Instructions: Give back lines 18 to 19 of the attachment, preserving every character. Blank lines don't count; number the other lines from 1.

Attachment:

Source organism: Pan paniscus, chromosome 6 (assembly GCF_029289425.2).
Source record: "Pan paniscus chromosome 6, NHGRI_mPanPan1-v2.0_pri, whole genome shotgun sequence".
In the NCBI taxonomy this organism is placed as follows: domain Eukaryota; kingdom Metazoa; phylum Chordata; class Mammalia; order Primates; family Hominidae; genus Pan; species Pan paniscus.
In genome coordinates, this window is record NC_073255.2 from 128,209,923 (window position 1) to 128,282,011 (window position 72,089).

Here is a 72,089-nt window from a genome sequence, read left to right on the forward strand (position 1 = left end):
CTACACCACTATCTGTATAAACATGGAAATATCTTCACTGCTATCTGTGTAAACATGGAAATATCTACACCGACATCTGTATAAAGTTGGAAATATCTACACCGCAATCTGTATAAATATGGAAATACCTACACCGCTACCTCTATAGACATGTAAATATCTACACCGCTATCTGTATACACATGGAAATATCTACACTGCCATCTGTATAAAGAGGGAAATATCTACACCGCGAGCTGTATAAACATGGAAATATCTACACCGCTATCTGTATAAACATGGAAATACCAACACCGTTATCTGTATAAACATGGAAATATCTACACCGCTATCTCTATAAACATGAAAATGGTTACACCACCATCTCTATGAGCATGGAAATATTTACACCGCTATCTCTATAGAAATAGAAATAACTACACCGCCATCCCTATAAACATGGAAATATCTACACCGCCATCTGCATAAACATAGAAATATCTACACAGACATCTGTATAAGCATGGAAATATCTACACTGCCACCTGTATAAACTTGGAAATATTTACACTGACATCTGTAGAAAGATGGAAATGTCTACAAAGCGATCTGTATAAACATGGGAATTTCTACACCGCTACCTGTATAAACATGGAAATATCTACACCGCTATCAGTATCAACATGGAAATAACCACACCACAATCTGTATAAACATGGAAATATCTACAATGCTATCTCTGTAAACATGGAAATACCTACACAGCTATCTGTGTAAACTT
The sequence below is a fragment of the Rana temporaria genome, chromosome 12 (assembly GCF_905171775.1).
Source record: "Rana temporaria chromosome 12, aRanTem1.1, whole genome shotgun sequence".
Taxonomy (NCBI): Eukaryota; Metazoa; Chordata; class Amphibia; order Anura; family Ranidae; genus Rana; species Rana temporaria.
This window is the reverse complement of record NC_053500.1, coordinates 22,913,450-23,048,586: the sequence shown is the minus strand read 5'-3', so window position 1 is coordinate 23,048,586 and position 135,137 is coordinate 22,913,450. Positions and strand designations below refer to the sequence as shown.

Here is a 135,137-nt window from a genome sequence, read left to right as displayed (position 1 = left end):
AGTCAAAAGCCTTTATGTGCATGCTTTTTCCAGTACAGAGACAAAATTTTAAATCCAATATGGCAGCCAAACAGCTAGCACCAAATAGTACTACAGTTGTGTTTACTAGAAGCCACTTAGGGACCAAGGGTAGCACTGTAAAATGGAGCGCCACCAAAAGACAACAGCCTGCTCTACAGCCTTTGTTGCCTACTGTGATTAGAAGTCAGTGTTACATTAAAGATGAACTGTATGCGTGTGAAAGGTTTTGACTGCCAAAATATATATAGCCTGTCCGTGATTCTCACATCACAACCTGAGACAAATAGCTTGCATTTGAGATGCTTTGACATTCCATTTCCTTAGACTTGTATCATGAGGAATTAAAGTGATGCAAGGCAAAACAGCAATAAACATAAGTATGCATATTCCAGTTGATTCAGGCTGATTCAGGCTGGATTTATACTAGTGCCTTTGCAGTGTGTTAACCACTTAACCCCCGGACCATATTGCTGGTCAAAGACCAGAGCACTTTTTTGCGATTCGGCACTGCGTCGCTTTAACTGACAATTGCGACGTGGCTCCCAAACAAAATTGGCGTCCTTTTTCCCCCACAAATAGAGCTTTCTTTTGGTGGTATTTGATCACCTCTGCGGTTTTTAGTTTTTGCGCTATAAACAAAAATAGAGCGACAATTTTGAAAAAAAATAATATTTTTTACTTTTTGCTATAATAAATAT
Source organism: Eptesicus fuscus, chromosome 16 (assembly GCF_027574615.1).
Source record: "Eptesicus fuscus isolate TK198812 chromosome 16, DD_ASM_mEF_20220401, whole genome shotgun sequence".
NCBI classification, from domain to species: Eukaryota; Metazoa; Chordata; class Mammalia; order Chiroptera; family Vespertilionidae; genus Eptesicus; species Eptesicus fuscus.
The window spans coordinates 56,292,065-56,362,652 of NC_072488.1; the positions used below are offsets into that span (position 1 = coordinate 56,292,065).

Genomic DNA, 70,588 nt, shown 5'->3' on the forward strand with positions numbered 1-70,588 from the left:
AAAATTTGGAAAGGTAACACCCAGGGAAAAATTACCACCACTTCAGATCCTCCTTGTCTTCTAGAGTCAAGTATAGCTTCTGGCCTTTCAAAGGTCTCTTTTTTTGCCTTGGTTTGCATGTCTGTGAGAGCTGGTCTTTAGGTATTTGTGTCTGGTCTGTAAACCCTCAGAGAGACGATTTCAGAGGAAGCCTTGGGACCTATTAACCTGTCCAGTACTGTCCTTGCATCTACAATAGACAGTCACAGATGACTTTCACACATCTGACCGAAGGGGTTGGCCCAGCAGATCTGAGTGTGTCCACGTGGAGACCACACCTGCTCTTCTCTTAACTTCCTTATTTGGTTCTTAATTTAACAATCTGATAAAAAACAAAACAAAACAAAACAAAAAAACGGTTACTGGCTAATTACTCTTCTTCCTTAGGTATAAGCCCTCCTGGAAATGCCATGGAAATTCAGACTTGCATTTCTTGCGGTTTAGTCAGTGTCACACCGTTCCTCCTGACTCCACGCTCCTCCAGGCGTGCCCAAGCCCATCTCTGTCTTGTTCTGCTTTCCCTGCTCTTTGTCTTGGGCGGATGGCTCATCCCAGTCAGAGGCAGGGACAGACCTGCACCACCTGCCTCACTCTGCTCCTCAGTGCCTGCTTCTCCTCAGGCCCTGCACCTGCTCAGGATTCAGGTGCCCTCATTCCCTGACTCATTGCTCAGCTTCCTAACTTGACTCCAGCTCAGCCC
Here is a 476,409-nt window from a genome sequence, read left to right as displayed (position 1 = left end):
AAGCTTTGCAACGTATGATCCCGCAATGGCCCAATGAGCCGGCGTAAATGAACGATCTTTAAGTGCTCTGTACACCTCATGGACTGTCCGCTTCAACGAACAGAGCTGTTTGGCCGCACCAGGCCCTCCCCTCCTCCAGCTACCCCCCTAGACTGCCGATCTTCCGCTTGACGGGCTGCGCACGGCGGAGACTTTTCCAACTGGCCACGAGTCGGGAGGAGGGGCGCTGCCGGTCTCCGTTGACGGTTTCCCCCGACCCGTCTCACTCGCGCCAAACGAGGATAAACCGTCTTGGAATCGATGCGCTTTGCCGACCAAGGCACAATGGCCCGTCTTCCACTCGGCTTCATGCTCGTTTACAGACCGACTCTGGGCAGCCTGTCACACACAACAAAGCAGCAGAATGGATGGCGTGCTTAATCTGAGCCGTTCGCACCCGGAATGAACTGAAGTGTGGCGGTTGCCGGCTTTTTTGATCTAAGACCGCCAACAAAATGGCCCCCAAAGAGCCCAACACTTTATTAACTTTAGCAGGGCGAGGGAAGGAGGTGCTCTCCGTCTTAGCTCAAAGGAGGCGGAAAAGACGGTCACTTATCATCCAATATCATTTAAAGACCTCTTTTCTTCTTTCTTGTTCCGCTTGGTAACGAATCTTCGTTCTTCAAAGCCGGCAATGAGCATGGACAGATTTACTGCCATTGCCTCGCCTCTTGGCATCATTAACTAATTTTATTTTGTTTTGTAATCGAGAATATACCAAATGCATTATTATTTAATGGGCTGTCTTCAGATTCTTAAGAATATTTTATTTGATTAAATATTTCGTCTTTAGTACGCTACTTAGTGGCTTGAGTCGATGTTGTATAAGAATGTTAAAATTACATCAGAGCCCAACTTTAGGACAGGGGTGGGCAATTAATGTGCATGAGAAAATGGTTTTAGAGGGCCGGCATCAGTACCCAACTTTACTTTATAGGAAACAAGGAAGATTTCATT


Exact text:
AAAATTTGGAAAGGTAACACCCAGGGAAAAATTACCACCACTTCAGATCCTCCTTGTCTTCTAGAGTCAAGTATAGCTTCTGGCCTTTCAAAGGTCTCTTTTTTTGCCTTGGTTTGCATGTCTGTGAGAGCTGGTCTTTAGGTATTTGTGTCTGGTCTGTAAACCCTCAGAGAGACGATTTCAGAGGAAGCCTTGGGACCTATTAACCTGTCCAGTACTGTCCTTGCATCTACAATAGACAGTCACAGATGACTTTCACACATCTGACCGAAGGGGTTGGCCCAGCAGATCTGAGTGTGTCCACGTGGAGACCACACCTGCTCTTCTCTTAACTTCCTTATTTGGTTCTTAATTTAACAATCTGATAAAAAACAAAACAAAACAAAACAAAAAAACGGTTACTGGCTAATTACTCTTCTTCCTTAGGTATAAGCCCTCCTGGAAATGCCATGGAAATTCAGACTTGCATTTCTTGCGGTTTAGTCAGTGTCACACCGTTCCTCCTGACTCCACGCTCCTCCAGGCGTGCCCAAGCCCATCTCTGTCTTGTTCTGCTTTCCCTGCTCTTTGTCTTGGGCGGATGGCTCATCCCAGTCAGAGGCAGGGACAGACCTGCACCACCTGCCTCACTCTGCTCCTCAGTGCCTGCTTCTCCTCAGGCCCTGCACCTGCTCAGGATTCAGGTGCCCTCATTCCCTGACTCATTGCTCAGCTTCCTAACTTGACTCCAGCTCAGCCC
Here is a 476,409-nt window from a genome sequence, read left to right as displayed (position 1 = left end):